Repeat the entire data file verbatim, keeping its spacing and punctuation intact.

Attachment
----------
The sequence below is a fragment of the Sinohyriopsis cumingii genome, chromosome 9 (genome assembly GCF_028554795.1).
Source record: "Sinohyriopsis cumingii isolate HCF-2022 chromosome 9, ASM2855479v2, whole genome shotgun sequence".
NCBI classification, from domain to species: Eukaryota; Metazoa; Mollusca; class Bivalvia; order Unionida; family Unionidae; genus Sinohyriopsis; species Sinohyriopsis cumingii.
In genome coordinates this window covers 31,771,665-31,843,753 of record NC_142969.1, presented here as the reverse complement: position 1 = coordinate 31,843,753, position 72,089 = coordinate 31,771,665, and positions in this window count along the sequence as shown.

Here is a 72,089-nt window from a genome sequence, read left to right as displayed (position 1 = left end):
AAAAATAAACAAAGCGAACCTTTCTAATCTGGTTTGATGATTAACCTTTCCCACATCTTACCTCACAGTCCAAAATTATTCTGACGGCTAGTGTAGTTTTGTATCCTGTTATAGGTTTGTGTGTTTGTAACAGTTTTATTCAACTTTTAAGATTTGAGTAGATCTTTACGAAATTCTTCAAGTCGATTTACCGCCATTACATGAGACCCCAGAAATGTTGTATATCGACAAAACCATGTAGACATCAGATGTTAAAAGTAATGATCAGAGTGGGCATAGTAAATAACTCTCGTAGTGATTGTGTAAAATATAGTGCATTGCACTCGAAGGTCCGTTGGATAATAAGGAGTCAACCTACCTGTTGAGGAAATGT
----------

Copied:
The sequence below is a fragment of the Sinohyriopsis cumingii genome, chromosome 9 (genome assembly GCF_028554795.1).
Source record: "Sinohyriopsis cumingii isolate HCF-2022 chromosome 9, ASM2855479v2, whole genome shotgun sequence".
NCBI classification, from domain to species: Eukaryota; Metazoa; Mollusca; class Bivalvia; order Unionida; family Unionidae; genus Sinohyriopsis; species Sinohyriopsis cumingii.
In genome coordinates this window covers 31,771,665-31,843,753 of record NC_142969.1, presented here as the reverse complement: position 1 = coordinate 31,843,753, position 72,089 = coordinate 31,771,665, and positions in this window count along the sequence as shown.

Here is a 72,089-nt window from a genome sequence, read left to right as displayed (position 1 = left end):
AAAAATAAACAAAGCGAACCTTTCTAATCTGGTTTGATGATTAACCTTTCCCACATCTTACCTCACAGTCCAAAATTATTCTGACGGCTAGTGTAGTTTTGTATCCTGTTATAGGTTTGTGTGTTTGTAACAGTTTTATTCAACTTTTAAGATTTGAGTAGATCTTTACGAAATTCTTCAAGTCGATTTACCGCCATTACATGAGACCCCAGAAATGTTGTATATCGACAAAACCATGTAGACATCAGATGTTAAAAGTAATGATCAGAGTGGGCATAGTAAATAACTCTCGTAGTGATTGTGTAAAATATAGTGCATTGCACTCGAAGGTCCGTTGGATAATAAGGAGTCAACCTACCTGTTGAGGAAATGT